Inflation to Rise Faster Than Previously Projected: OECD

By Tom Ozimek
Tom Ozimek
Tom Ozimek
Reporter
Tom Ozimek has a broad background in journalism, deposit insurance, marketing and communications, and adult education. The best writing advice he's ever heard is from Roy Peter Clark: 'Hit your target' and 'leave the best for last.'
September 21, 2021 Updated: September 21, 2021

Consumer prices in the United States and most other leading economies will rise faster than previously anticipated and will settle above pre-pandemic levels, the OECD said in its newest economic outlook, while urging central banks to set out clear strategies for managing inflationary pressures.

The headline rate of consumer price inflation is projected at 3.7 percent in 2021 on average in the Group of 20 leading economies, before rising to 3.9 percent in 2022, the Paris-based organization said in its September economic outlook (pdf). This is 0.2 of a percentage point higher for 2021 and 0.5 of a percentage point higher for 2022 than the previous May estimate.

In the United States, inflation is now expected to come in at 3.6 percent in 2021, higher by 0.7 of a percentage point over May’s estimate. In 2022, U.S. consumer price inflation is projected at 3.1 percent in 2022, an upward revision of 0.5 of a percentage point compared to prior estimates.

“Nevertheless, the outlook for inflation varies markedly. It has risen sharply in the U.S. and some emerging market economies but remains relatively low in many other advanced economies, particularly in Europe,” the OECD said in a release.

The international organization said higher commodity prices and global shipping costs were adding around 1.5 percentage points to annual consumer price inflation in the G-20 countries and that these factors are to blame for the bulk of the uptick in prices over the past year.

The OECD expects the impact of commodity prices and rising shipping costs on inflation to ease gradually, with capacity expanding and costs stabilizing.

“Supply pressures should fade gradually, wage growth remains moderate and inflation expectations are still anchored, but near-term risks are on the upside,” the OECD said, adding that it expects underlying domestic cost pressures to remain moderate.

“Nonetheless, inflation is expected to settle at a level above the average rates seen prior to the pandemic,” the OECD said. “This is welcome after many years of below-target inflation outcomes, but it also points to potential risks.”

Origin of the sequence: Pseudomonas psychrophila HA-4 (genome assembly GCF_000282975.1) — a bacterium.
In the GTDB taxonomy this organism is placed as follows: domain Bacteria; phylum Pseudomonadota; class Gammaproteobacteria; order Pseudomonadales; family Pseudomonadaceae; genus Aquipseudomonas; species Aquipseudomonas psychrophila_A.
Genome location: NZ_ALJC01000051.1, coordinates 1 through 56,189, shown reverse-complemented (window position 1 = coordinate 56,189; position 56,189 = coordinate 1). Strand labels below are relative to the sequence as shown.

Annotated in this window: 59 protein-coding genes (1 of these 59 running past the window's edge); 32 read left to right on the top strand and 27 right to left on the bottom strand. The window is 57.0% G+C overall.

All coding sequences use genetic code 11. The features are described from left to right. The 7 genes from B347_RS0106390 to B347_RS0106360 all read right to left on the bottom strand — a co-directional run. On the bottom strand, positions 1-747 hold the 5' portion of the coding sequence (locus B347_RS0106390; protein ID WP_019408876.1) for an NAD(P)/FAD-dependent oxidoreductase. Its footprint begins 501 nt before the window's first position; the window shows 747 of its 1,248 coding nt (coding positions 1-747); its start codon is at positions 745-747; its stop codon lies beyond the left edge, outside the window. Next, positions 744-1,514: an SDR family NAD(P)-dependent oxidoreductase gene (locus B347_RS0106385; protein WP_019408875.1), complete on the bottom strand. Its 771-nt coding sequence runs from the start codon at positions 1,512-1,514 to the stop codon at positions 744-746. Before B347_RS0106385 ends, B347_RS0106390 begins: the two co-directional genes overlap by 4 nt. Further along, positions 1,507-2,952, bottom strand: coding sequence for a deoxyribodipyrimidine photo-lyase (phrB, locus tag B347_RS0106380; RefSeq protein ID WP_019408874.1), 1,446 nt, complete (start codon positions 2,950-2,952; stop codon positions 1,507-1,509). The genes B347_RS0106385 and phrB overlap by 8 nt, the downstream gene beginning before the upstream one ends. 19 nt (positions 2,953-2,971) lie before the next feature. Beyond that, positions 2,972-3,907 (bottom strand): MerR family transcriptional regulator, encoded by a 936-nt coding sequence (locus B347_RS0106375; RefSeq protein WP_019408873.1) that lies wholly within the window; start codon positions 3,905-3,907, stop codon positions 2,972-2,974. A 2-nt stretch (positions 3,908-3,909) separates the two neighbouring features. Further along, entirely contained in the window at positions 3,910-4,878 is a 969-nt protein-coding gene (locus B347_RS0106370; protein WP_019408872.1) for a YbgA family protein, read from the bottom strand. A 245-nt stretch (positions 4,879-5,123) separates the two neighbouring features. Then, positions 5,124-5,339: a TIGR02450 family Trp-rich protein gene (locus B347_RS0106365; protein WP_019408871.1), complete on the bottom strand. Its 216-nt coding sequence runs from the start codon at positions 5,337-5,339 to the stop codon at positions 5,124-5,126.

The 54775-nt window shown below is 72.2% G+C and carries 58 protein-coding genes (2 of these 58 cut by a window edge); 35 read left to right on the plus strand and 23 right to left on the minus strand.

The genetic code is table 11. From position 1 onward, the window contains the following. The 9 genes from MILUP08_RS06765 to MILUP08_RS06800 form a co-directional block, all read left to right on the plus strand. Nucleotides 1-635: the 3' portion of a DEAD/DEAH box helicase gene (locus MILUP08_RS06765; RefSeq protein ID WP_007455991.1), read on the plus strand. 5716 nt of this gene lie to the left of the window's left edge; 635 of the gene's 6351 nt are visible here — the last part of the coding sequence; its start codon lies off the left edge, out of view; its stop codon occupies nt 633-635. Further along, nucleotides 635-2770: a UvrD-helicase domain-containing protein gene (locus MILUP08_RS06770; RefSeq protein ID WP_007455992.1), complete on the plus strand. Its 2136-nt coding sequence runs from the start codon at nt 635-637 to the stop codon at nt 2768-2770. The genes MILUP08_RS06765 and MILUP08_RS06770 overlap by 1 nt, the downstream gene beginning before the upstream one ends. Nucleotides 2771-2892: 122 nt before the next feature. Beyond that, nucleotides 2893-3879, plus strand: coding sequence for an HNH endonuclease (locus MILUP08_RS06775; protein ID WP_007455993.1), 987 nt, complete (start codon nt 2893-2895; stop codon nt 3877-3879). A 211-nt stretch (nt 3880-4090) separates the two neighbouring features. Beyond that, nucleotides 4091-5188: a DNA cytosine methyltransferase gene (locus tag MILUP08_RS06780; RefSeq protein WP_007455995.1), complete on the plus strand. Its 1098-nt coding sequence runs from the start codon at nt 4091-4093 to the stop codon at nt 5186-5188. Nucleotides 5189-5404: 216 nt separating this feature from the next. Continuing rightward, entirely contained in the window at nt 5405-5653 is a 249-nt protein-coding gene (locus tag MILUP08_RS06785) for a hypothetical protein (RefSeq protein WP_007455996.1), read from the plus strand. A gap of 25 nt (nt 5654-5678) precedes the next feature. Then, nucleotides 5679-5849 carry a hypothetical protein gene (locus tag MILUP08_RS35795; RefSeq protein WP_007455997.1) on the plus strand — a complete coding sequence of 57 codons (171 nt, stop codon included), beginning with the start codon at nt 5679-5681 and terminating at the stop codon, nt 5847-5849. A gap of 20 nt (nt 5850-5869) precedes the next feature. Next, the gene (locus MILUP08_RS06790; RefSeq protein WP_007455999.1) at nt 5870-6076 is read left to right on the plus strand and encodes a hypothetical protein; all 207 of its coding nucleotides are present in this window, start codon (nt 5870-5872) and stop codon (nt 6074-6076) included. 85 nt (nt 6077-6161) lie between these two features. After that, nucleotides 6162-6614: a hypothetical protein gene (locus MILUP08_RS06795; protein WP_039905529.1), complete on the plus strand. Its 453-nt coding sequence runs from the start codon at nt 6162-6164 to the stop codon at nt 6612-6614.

Laurence Boone, OECD chief economist, said at a press conference presenting the September economic outlook that policymakers managing inflation face “a very difficult balancing act.”

Meanwhile, the Vice President of the European Central Bank, Luis de Guindos, told a Financial Times online event on Tuesday that “there are risks of much more persistent pressures on inflation in the future” especially if the recent price hikes feed into higher wage demands.

While the OECD recommended that accommodative monetary policies should remain in place for now, it noted that “clear guidance is needed about the horizon and extent to which any inflation overshooting will be tolerated, and the planned timing and sequencing of eventual moves towards monetary policy normalization.”

“Fiscal policies should remain flexible and contingent on the state of the economy,” the OECD recommended, while warning of a “premature and abrupt withdrawal of policy support” while the near-term outlook remains uncertain.

The OECD’s newest report comes as Federal Reserve officials convene for a two-day policy meeting where they will consider a raft of economic data and discuss the timing of dialing back the extraordinary support measures for the economy. Around the time the pandemic hit, the Fed dropped interest rates to near zero and set out on a massive asset-buying program, purchasing around $120 billion in monthly Treasury and mortgage securities, which has boosted the recovery and buoyed markets, but also contributed to inflationary pressures.

Tom Ozimek
Tom Ozimek
Reporter
Tom Ozimek has a broad background in journalism, deposit insurance, marketing and communications, and adult education. The best writing advice he's ever heard is from Roy Peter Clark: 'Hit your target' and 'leave the best for last.'